Minilab gets five new tests for falsified, substandard drugs

Five more test protocols have been added to the capabilities of the Minilab, a suitcase-sized lab used to identify falsified medicines.

The new tests can be used to detect and quantify the antibiotics cefpodoxime and dapsone, antiseptic drug chlorhexidine, antiretroviral HIV treatment efavirenz, and amlodipine, a calcium channel blocker used to treat high blood pressure and other cardiovascular diseases, taking the total number of test protocols to 85.

The Global Pharma Health Fund (GPHF), a charitable organisation maintained by German group Merck KGaA, said the new test protocols can also be used to investigate fixed-dose combination formulations for amlodipine and efavirenz, for example amlodipine combined with hydrochlorothiazide HCT or atenolol and efavirenz combined with tenofovir, emtricitabine or lamivudine.

Meanwhile, the GPHF says a gap in the Minilab's coverage of essential antiretrovirals has been closed with an update on current nevirapine fixed-dose combination products.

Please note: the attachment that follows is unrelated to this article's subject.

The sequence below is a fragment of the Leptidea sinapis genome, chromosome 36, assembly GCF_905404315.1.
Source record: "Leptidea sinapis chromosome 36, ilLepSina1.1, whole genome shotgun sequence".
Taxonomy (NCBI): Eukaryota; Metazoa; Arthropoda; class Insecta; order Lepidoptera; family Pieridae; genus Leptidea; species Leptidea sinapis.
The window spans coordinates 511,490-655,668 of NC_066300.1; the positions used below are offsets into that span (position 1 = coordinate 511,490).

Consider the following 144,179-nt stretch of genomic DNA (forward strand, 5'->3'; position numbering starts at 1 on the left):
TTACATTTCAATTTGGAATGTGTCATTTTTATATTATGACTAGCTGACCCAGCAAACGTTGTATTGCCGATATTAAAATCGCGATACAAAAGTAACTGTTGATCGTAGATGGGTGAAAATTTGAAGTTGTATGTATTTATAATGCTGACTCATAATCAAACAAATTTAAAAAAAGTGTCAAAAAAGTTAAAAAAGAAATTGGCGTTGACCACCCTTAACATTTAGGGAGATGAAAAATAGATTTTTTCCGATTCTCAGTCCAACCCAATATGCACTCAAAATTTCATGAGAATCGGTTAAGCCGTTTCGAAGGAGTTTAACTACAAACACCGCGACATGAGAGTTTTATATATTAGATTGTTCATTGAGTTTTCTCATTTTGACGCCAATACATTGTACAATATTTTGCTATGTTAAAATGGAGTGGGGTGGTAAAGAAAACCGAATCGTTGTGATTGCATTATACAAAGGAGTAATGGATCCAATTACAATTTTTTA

The Minilab is particularly suitable for areas of the world where counterfeiting is prevalent but sophisticated tools for their detection are not readily available. Since GPHF first launched the system 18 years ago, more than 800 Minilabs have been supplied to 95 countries worldwide.

"To increase the Minilab's range of applications even further, the GPHF will go on to invest more in test method development for essential drugs and other prevailing medicines," said the organisation.

Related articles:

     Want our news sent directly to your inbox?

Yes please 2


Home  |  About us  |  Contact us  |  Advertise  |  Links  |  Partners  |  Privacy Policy  |   |  RSS feed   |  back to top